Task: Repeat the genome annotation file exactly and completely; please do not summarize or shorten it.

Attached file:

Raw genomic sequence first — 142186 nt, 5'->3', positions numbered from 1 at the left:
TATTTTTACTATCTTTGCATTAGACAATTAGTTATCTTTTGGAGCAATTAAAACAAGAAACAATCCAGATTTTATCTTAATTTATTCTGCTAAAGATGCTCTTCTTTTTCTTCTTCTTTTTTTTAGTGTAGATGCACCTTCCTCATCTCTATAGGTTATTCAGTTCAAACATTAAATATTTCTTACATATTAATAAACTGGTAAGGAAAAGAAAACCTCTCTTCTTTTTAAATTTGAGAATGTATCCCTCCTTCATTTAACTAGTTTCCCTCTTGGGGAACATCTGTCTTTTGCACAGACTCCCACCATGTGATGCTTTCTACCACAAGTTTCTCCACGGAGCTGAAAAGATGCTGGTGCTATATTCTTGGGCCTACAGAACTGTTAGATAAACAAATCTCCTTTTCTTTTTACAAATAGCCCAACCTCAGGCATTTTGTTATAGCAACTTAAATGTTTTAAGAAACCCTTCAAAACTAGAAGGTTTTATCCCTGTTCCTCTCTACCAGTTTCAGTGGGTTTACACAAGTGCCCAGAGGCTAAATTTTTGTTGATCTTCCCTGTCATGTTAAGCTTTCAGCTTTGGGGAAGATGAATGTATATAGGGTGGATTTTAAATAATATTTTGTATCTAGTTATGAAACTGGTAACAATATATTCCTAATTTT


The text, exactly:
Raw genomic sequence first — 142186 nt, 5'->3', positions numbered from 1 at the left:
TATTTTTACTATCTTTGCATTAGACAATTAGTTATCTTTTGGAGCAATTAAAACAAGAAACAATCCAGATTTTATCTTAATTTATTCTGCTAAAGATGCTCTTCTTTTTCTTCTTCTTTTTTTTAGTGTAGATGCACCTTCCTCATCTCTATAGGTTATTCAGTTCAAACATTAAATATTTCTTACATATTAATAAACTGGTAAGGAAAAGAAAACCTCTCTTCTTTTTAAATTTGAGAATGTATCCCTCCTTCATTTAACTAGTTTCCCTCTTGGGGAACATCTGTCTTTTGCACAGACTCCCACCATGTGATGCTTTCTACCACAAGTTTCTCCACGGAGCTGAAAAGATGCTGGTGCTATATTCTTGGGCCTACAGAACTGTTAGATAAACAAATCTCCTTTTCTTTTTACAAATAGCCCAACCTCAGGCATTTTGTTATAGCAACTTAAATGTTTTAAGAAACCCTTCAAAACTAGAAGGTTTTATCCCTGTTCCTCTCTACCAGTTTCAGTGGGTTTACACAAGTGCCCAGAGGCTAAATTTTTGTTGATCTTCCCTGTCATGTTAAGCTTTCAGCTTTGGGGAAGATGAATGTATATAGGGTGGATTTTAAATAATATTTTGTATCTAGTTATGAAACTGGTAACAATATATTCCTAATTTT